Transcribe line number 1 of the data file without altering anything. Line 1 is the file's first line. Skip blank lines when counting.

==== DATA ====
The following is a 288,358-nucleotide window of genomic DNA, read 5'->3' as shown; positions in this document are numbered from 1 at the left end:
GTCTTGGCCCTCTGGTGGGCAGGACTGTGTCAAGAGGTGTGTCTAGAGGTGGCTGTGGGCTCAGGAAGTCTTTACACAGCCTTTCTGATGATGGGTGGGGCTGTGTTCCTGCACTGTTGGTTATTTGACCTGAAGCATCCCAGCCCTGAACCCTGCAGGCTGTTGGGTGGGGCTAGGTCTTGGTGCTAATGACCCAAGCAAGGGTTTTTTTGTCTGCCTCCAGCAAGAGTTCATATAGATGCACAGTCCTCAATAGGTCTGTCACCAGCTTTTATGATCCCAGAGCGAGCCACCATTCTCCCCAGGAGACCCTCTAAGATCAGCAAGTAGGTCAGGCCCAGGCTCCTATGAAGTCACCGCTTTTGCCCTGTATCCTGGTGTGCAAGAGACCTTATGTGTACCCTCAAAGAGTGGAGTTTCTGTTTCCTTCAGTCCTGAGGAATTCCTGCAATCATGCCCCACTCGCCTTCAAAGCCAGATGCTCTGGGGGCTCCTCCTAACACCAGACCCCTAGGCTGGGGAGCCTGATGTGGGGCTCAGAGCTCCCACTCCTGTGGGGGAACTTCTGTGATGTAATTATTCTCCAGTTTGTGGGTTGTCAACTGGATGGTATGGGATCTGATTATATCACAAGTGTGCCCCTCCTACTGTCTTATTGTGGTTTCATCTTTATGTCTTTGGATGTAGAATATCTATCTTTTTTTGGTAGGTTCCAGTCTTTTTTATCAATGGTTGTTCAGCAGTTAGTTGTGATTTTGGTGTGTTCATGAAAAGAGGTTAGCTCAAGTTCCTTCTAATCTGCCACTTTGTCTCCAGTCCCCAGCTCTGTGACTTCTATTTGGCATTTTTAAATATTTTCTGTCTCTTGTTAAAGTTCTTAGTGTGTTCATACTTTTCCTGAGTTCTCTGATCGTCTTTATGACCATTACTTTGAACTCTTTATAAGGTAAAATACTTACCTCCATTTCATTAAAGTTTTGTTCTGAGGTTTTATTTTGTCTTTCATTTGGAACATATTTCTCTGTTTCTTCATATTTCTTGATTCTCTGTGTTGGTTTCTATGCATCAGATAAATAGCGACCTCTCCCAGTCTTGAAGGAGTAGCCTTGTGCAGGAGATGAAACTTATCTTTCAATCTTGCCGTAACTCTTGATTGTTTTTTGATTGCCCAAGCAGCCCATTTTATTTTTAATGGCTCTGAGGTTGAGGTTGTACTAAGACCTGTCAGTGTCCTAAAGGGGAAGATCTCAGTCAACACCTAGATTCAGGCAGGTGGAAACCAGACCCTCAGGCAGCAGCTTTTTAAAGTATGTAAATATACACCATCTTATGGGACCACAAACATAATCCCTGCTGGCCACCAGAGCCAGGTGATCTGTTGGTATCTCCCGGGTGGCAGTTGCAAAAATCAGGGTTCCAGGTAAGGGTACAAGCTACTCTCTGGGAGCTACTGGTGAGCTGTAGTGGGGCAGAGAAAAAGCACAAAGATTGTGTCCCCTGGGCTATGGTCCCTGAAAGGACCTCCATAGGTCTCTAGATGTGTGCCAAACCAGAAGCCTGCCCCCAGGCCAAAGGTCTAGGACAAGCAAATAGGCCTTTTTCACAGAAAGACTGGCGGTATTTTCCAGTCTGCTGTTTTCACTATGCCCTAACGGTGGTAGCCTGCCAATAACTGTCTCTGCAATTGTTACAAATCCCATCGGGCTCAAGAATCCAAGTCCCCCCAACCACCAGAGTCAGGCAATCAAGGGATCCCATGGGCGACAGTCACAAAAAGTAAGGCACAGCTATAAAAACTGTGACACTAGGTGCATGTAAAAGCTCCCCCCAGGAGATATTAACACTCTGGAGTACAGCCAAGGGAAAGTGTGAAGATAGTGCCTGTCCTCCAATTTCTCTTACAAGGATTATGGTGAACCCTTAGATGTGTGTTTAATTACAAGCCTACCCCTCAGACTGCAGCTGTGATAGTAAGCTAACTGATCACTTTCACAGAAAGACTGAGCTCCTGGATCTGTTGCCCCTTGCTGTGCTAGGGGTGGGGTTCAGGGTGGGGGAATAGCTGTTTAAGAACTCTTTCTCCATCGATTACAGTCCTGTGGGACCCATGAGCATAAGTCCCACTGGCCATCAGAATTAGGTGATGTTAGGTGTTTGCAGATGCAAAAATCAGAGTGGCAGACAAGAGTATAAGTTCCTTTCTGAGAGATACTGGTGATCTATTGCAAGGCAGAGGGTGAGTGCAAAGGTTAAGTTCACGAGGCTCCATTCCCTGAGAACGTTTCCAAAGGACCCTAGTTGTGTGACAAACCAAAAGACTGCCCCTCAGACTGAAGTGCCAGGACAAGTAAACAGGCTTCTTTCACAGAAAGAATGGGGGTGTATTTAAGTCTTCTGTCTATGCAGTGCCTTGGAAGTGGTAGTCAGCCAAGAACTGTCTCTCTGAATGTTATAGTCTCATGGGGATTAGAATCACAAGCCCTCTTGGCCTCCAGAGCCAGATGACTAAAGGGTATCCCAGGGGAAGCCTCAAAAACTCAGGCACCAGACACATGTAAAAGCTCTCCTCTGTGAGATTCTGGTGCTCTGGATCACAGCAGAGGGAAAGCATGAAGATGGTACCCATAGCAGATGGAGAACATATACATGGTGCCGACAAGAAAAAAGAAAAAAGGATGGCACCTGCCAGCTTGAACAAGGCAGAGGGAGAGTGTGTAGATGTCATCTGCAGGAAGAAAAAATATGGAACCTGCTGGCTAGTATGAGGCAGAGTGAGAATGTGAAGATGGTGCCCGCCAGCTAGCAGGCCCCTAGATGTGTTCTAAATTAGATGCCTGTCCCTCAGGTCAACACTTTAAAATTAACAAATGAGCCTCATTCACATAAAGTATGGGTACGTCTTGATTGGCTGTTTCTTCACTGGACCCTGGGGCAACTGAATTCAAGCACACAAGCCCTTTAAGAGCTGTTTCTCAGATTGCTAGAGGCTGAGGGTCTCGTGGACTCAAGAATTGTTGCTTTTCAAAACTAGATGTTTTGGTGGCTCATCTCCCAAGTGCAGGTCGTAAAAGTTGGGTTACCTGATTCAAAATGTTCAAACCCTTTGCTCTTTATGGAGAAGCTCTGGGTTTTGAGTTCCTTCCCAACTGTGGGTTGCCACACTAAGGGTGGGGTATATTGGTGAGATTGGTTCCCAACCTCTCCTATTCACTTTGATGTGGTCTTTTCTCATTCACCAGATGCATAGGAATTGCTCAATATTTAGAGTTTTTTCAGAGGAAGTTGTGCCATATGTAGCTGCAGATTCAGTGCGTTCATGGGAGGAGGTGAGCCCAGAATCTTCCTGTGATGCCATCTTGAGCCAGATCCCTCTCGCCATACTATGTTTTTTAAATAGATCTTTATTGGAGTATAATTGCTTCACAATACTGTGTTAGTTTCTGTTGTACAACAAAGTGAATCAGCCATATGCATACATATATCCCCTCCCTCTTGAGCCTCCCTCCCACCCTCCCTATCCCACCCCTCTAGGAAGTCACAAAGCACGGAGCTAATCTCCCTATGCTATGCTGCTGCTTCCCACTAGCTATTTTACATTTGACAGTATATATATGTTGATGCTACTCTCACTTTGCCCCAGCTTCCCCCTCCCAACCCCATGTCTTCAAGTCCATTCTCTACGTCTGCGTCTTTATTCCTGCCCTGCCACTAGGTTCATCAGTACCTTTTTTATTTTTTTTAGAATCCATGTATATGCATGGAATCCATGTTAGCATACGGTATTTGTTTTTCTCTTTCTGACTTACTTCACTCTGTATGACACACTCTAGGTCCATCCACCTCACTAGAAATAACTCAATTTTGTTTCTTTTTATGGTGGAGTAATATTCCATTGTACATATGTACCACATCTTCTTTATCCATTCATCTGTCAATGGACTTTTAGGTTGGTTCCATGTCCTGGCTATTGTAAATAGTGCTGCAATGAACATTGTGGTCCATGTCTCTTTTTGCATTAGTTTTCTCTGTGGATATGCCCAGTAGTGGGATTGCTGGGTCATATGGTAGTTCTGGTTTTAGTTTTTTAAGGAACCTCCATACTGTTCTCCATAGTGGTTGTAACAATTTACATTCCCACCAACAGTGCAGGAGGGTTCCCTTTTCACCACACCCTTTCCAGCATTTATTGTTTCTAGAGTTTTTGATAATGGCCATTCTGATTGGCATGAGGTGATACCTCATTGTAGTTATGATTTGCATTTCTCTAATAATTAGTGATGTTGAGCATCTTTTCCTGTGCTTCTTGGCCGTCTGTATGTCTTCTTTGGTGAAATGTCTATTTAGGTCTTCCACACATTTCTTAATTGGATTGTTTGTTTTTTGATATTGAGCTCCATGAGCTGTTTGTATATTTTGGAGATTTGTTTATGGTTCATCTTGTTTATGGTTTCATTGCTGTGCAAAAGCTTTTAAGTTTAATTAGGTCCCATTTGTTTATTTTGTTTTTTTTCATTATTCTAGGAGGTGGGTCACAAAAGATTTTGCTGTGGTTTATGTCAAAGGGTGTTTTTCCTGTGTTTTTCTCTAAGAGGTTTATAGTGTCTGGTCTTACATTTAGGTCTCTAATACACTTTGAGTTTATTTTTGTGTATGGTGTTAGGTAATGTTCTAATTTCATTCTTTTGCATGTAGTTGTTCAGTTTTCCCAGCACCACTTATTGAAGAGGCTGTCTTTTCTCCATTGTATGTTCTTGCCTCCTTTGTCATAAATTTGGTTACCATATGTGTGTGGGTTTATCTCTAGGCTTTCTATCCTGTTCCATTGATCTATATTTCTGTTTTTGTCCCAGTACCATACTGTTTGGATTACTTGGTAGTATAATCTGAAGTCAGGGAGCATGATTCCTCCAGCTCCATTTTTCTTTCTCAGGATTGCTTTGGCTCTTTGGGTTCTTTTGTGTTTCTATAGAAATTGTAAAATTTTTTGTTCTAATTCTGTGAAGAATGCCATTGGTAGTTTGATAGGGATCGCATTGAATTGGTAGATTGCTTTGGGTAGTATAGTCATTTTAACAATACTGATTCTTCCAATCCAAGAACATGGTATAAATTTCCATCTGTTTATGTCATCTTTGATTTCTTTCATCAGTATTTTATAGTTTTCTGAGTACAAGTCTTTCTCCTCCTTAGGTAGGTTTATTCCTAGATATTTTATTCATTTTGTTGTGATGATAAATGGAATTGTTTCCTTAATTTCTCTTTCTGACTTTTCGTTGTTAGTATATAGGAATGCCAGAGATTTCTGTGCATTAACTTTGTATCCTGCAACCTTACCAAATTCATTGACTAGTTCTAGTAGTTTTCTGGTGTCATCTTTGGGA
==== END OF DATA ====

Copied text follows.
The following is a 288,358-nucleotide window of genomic DNA, read 5'->3' as shown; positions in this document are numbered from 1 at the left end: